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Phytate in seeds of wild plants

Alkarawi, Hassan Hadi, Al-Musaifer, Mohsen A., Zotz, Gerhard
Flora 2018 v.244-245 pp. 15-18
cations, crops, data collection, eukaryotic cells, fruits, habitats, magnesium, phosphates, phosphorus, phytic acid, potassium, seeds, wild plants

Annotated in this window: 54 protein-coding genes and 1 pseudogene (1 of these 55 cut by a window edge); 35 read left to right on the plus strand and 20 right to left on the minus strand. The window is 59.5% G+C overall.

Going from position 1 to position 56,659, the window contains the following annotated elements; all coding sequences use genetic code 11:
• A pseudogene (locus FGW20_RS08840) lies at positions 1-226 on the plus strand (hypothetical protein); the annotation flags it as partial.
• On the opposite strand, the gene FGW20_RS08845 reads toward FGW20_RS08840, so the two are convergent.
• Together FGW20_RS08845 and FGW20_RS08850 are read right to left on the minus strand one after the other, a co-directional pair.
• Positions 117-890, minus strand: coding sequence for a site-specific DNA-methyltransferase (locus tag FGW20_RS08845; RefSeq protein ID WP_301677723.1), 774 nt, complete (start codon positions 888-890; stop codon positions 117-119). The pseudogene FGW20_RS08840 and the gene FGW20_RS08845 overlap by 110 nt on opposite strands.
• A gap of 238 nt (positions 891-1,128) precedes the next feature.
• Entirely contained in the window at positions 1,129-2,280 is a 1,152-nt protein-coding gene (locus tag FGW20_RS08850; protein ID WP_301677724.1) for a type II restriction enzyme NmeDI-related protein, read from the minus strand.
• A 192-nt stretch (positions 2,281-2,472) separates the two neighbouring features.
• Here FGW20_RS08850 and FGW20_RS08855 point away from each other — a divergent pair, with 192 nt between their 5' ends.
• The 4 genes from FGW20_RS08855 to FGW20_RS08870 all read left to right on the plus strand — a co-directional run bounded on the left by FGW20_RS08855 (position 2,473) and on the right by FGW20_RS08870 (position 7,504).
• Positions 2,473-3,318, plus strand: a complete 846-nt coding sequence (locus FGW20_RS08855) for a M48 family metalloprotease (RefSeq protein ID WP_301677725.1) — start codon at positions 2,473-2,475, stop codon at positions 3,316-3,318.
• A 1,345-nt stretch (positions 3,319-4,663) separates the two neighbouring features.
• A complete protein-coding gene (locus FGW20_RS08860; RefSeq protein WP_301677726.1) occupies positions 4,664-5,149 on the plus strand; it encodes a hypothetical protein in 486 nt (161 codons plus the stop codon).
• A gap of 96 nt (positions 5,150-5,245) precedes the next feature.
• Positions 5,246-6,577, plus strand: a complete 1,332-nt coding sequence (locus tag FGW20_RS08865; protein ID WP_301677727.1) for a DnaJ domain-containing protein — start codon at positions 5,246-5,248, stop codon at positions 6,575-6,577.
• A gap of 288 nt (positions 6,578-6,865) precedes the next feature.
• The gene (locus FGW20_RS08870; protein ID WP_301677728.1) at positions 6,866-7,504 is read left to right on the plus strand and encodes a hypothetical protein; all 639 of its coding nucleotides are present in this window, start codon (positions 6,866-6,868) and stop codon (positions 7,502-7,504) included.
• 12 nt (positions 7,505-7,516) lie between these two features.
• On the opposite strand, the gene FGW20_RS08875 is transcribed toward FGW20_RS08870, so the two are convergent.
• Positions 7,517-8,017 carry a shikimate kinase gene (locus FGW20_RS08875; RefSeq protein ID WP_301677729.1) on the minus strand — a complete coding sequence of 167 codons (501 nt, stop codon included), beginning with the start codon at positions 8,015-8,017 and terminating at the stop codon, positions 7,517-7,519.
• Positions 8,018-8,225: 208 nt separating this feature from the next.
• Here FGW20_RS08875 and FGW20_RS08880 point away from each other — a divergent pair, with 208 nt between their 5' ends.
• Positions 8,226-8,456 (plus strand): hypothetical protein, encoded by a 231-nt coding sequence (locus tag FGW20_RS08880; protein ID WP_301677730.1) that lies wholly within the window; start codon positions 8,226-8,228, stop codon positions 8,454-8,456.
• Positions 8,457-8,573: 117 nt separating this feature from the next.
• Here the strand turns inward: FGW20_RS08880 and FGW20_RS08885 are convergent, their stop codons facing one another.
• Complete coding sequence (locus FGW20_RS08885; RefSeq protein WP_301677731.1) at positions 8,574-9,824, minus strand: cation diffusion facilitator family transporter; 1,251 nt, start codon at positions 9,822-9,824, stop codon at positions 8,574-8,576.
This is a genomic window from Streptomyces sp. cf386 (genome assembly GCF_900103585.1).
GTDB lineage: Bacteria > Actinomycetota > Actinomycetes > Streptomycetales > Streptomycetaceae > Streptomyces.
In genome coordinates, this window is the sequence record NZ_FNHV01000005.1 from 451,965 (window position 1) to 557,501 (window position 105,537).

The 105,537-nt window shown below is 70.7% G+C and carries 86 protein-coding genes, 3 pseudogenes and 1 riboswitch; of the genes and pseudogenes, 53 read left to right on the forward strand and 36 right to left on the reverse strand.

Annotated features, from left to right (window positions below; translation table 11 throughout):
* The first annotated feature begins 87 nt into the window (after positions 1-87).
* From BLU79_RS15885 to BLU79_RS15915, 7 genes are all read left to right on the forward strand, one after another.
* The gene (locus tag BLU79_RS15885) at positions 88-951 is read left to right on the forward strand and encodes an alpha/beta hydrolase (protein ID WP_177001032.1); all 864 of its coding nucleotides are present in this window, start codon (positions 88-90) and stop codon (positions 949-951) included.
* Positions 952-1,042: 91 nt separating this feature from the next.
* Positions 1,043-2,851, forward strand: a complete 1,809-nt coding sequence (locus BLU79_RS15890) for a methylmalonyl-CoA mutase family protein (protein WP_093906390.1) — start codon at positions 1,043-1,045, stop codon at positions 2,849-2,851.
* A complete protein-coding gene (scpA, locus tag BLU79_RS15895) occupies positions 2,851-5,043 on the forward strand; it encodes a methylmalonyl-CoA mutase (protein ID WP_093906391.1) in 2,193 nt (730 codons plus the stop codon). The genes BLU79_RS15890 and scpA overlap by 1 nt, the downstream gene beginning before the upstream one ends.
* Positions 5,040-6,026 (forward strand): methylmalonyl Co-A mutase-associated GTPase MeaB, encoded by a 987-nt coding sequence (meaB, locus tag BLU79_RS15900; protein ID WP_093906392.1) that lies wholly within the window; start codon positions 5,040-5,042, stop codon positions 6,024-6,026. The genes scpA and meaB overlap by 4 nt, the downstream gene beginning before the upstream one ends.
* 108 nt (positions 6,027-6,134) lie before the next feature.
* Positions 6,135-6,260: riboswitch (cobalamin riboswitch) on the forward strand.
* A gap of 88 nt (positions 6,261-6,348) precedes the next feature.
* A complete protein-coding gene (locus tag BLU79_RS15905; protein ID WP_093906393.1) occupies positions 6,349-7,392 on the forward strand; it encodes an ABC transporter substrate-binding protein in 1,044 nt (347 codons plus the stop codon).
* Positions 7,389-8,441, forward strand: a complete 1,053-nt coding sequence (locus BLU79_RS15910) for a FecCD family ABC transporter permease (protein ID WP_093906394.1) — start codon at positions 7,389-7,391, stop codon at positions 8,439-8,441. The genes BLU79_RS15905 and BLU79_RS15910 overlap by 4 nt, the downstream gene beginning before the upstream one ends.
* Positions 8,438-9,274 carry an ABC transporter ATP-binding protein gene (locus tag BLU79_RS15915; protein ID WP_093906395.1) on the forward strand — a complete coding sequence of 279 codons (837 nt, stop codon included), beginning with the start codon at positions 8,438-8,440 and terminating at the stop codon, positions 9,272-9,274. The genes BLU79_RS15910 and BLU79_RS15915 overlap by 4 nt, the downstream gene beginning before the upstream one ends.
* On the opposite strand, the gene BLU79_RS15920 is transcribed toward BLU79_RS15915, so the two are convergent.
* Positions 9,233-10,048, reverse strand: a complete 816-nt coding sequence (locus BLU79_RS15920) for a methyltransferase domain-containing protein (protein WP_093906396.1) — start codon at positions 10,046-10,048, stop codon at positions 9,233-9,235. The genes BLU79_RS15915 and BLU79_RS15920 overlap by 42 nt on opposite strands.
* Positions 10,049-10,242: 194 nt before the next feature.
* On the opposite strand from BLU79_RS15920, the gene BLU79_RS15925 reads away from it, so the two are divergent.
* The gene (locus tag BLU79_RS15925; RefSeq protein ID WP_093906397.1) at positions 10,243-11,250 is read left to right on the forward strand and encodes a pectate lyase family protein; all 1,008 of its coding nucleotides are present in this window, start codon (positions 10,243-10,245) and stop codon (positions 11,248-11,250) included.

Phytic acid, the free-acid form of myo-inositolhexakiphosphate, is found widely among eukaryotes. It constitutes the major storage form of phosphate in seeds and fruit in the form of phytate, a mixed cation salt with, e.g., K or Mg. However, the general claim that phytate represents between 60 and 80% of total phosphorus in mature seeds is based almost entirely on work with crop plants. A few reports with wild plants with contrasting findings raised doubts about the generality of the current view. To put this notion to the test, we collected mature dry seeds and dry fruits from 55 species of wild plants from a number of habitats and determined concentrations of both total P and phytate. In the majority of species the contribution of phytate-P to total P was either higher than the “typical” range or considerably lower, with minimum values of just 12%. The proportion of P in phytate was a function of total P: in high-P seeds c. 80% of P was found in phytate, while this proportion decreased gradually with decreasing total P. We conclude that it was indeed premature to generalize the quantitative role of phytate in seeds based on a highly biased data set.